WASHINGTON (Reuters) - A report to the U.S. Congress released on Wednesday accused Chinese state media entities of involvement in spying and propaganda and said their staff in the United States should be required to register as foreign agents.
The annual report of the U.S. China Economic and Security Review Commission said that while China had tightened restrictions on domestic and foreign media, Chinese state media had rapidly expanded overseas.
The commission, created by Congress in 2000 to monitor national security implications of U.S.-China trade relations, said China’s state media expansion was part of a broader effort to exert greater control over how China is depicted globally, as well as to gather information.
The report highlighted the rapid growth of the Xinhua news agency and noted that it had offices at the United Nations in New York, Washington, Chicago, Los Angeles, Houston and San Francisco.
“Xinhua serves some of the functions of an intelligence agency by gathering information and producing classified reports for the Chinese leadership on both domestic and international events,” the report said.
It quoted testimony to the commission by the U.S. Government-funded rights organization, Freedom House, as saying it was a “loophole” that individuals working for Xinhua and China’s People’s Daily newspaper were not covered by the Foreign Agents Registration Act.
FARA, first passed in 1938 in the lead up to World War Two to combat German propaganda efforts, requires foreign governments, political parties and lobbyists they hire in the United States to register with the Department of Justice.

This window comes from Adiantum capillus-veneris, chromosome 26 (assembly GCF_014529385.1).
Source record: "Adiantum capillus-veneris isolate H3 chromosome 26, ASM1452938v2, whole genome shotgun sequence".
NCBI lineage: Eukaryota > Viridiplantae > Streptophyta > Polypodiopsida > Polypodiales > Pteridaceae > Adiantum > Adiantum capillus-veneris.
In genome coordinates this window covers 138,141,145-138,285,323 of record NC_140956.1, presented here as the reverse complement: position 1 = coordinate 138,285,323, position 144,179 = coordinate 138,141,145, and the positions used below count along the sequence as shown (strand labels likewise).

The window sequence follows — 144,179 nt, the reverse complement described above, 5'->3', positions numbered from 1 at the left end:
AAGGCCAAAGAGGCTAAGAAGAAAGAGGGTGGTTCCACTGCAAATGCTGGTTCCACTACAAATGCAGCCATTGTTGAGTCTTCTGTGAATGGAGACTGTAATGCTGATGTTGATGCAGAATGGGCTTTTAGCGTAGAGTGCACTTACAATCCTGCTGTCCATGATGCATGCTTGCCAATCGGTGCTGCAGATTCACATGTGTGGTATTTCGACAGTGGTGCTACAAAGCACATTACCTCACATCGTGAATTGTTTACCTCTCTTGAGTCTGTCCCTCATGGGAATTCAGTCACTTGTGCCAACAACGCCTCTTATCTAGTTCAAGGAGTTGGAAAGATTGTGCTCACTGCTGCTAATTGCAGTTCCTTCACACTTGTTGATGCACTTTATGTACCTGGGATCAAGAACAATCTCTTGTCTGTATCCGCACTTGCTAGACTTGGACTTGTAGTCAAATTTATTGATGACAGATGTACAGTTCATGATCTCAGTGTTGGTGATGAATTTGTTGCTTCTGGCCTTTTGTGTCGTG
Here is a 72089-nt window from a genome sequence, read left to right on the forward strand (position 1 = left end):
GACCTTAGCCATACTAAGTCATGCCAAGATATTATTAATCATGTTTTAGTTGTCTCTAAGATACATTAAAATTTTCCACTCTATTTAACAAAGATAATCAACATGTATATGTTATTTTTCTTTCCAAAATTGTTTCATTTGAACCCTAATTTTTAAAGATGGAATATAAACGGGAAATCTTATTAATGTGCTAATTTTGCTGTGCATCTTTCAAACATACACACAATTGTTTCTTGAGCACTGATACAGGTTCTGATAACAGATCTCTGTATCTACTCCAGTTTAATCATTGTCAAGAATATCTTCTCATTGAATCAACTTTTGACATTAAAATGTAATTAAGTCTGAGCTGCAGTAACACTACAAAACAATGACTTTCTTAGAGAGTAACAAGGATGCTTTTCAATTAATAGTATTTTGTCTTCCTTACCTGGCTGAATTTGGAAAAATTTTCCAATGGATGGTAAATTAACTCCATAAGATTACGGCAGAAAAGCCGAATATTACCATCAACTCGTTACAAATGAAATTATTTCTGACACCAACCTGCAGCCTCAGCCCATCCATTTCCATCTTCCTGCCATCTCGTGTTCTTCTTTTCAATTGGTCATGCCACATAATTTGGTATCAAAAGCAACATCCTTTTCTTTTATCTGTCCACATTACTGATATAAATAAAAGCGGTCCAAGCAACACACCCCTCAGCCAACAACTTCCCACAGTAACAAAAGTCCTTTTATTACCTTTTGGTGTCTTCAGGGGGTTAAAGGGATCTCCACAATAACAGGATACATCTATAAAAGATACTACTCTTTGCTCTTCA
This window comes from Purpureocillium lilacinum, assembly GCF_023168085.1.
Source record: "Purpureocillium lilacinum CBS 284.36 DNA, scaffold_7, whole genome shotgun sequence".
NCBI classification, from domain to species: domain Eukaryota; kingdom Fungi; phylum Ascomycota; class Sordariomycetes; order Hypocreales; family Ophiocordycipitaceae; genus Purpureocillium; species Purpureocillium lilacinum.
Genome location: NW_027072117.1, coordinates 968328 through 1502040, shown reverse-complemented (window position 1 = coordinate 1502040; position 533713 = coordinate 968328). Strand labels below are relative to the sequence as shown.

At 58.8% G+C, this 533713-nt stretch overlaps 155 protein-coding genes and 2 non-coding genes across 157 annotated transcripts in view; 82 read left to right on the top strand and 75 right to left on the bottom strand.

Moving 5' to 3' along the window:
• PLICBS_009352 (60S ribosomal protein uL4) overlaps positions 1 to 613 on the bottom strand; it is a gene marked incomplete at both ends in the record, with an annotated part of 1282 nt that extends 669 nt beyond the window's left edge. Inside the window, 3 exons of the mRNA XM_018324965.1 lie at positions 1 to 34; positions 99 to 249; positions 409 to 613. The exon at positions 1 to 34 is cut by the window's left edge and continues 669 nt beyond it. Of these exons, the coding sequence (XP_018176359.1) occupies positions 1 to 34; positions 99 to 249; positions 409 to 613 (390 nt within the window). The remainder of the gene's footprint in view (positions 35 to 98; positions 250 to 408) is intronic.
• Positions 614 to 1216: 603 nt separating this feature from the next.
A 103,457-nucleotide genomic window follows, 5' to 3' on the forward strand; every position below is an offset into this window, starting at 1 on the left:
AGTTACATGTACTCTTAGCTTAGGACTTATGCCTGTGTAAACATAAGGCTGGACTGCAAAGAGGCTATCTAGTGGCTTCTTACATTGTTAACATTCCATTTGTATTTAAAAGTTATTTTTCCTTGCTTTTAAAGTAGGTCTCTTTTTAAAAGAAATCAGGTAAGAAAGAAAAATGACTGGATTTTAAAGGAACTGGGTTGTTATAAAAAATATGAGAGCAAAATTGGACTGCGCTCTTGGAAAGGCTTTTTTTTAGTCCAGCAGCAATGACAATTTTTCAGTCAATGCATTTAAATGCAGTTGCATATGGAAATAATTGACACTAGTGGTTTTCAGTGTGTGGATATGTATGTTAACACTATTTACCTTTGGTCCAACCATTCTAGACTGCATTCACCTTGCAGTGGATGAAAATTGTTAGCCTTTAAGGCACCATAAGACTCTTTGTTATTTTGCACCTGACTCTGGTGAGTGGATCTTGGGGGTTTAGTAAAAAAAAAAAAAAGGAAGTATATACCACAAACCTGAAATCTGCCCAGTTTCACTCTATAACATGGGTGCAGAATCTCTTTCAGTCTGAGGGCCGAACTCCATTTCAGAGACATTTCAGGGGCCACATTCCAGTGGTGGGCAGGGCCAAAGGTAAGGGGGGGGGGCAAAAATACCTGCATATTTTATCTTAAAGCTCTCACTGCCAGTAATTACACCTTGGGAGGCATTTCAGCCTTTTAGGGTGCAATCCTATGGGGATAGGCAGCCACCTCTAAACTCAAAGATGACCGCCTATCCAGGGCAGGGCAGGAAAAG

The China Daily, an English-language newspaper owned by China’s government and ruling Communist Party, is already registered under FARA but only its top executives are required to individually disclose working for the publication.
A bipartisan group of U.S. lawmakers is working to overhaul FARA after Paul Manafort, former campaign manager for President Donald Trump, and a business associate were indicted for failing to register under the law.
The reform, backed by powerful Senate Judiciary Committee chairman Chuck Grassley, could provide an opportunity for Congress to act on the commission recommendations.
On Monday, the Kremlin-backed television station RT America registered under FARA after U.S. intelligence agencies in a report in January called it a “state-run propaganda machine” that contributed to the Kremlin’s campaign to interfere with last year’s U.S. presidential election.
Under the act, RT will be required to disclose financial information. Moscow has said it views the action against RT as an unfriendly act.
Reporting by David Brunnstrom, additional reporting by Ginger Gibson; Editing by David Gregorio
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